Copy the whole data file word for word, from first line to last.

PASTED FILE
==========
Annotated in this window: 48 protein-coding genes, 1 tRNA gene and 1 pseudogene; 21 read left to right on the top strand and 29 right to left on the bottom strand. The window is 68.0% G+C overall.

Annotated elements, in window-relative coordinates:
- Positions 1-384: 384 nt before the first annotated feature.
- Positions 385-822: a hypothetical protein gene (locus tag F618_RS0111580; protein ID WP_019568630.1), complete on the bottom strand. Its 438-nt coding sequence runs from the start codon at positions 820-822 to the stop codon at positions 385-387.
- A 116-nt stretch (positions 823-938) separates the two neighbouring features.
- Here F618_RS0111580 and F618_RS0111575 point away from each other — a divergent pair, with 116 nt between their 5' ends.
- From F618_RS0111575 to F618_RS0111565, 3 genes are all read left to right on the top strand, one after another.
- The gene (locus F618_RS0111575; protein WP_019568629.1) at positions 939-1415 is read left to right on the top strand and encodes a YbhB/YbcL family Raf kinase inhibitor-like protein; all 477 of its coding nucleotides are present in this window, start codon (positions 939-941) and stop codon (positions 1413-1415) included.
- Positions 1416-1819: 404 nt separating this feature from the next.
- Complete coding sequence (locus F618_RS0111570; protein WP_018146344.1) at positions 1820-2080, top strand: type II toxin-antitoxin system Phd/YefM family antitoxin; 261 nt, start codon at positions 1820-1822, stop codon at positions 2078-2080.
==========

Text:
Annotated in this window: 48 protein-coding genes, 1 tRNA gene and 1 pseudogene; 21 read left to right on the top strand and 29 right to left on the bottom strand. The window is 68.0% G+C overall.

Annotated elements, in window-relative coordinates:
- Positions 1-384: 384 nt before the first annotated feature.
- Positions 385-822: a hypothetical protein gene (locus tag F618_RS0111580; protein ID WP_019568630.1), complete on the bottom strand. Its 438-nt coding sequence runs from the start codon at positions 820-822 to the stop codon at positions 385-387.
- A 116-nt stretch (positions 823-938) separates the two neighbouring features.
- Here F618_RS0111580 and F618_RS0111575 point away from each other — a divergent pair, with 116 nt between their 5' ends.
- From F618_RS0111575 to F618_RS0111565, 3 genes are all read left to right on the top strand, one after another.
- The gene (locus F618_RS0111575; protein WP_019568629.1) at positions 939-1415 is read left to right on the top strand and encodes a YbhB/YbcL family Raf kinase inhibitor-like protein; all 477 of its coding nucleotides are present in this window, start codon (positions 939-941) and stop codon (positions 1413-1415) included.
- Positions 1416-1819: 404 nt separating this feature from the next.
- Complete coding sequence (locus F618_RS0111570; protein WP_018146344.1) at positions 1820-2080, top strand: type II toxin-antitoxin system Phd/YefM family antitoxin; 261 nt, start codon at positions 1820-1822, stop codon at positions 2078-2080.